Former Wisconsin hockey player getting into the CBD game

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MADISON (WKOW) — A former Badger hockey player is getting into the business of CBD.

Adam Burish, the former Wisconsin and NHL hockey player (and current hockey television analyst), has a new side project. The Madison native is also the vice president of development for Nasadol, a first-on-the-market nasal spray containing CBD, or cannabidiol. The product claims to treat anxiety and manage pain.

“I wanted to get this into athletes’ hands because I saw what it can do to help,” said Burish. “When I played I had 13 surgeries in 10 years. So, I took pills. I took a lot of pain killers. I took a lot of anti-inflammatories. I took a lot of sleeping pills … I took a lot. And in the two years since I retired, I haven’t taken a Tylenol.”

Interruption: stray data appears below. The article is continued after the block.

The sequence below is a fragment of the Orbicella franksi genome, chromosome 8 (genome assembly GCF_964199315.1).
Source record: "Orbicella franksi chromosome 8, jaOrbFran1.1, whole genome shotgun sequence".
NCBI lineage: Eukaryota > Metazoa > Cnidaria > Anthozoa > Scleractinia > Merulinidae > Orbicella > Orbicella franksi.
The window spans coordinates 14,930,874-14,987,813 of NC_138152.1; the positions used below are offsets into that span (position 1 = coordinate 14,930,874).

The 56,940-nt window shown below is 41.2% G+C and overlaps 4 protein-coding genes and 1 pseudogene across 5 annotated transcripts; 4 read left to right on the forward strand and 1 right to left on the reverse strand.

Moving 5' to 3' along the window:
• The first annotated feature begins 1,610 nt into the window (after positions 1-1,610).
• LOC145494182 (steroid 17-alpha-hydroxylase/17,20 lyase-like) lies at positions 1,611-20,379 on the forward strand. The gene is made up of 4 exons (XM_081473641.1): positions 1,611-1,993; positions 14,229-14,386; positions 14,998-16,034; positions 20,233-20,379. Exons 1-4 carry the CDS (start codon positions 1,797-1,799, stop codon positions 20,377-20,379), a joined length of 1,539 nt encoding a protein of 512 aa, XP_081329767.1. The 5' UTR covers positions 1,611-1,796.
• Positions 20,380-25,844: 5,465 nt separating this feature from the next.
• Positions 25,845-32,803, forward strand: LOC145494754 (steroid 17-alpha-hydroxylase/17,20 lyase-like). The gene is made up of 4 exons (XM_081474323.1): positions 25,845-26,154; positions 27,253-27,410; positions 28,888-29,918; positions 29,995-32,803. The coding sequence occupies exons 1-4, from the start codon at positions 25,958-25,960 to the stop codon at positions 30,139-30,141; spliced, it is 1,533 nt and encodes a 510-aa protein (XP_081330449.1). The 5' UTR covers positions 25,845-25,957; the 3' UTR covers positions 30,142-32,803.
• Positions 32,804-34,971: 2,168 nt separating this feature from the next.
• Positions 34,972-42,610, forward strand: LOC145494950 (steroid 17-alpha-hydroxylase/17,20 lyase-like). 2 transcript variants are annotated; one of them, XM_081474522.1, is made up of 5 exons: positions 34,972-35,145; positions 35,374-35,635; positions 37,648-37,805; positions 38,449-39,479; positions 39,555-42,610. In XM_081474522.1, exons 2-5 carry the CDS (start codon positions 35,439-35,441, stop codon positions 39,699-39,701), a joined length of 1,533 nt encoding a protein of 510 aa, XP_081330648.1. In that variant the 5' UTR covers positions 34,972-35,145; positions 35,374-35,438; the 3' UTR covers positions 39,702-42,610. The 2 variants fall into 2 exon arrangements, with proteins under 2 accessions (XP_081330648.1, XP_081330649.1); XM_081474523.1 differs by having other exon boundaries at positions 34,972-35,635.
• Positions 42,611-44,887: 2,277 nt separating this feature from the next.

Nasadol is meant to be a new alternative to prescripton and over-the-counter medications.

“Thats what was exciting to me — it’s helping people, and it’s getting people off all that crap,” said Burish. “Those pills that people are taking linger. They’re addictive, too.”

Burish says because the product is inhaled through the nose, it goes straight into the bloodstream. So it’s quicker.

Dr. David Galbis-Reig, the Medical Director of Addiction Services at Ascension All Saints Hospital says because Nasadol doesn’t filter through the liver, the company would use a lower dosage of CBD in their product.

“So I can’t speak to whether it’s as effective or equally effective to what an oral will be,” said Galbis-Reig.

Galbis-Reig is not affiliated with Nasadol. He says it’s a good sign the product is labeled, explaining its dosage.

“If (a CBD product) has no label, there’s no legal requirement to actually contain any CBD,” said Galbis-Reig. “So when you are buying CBD products, you should buy a product that has a label that says specifically what’s in the bottle.”

Galbis-Reig says there are 137 ongoing studies to see if CBD works for a number of different conditions, including: anxiety, post-traumatic stress disorder, inflammation, arthritis, treating addiction and other uses.

Amy Gill

Amy Gill

Sports Anchor/Reporter, 27 News.

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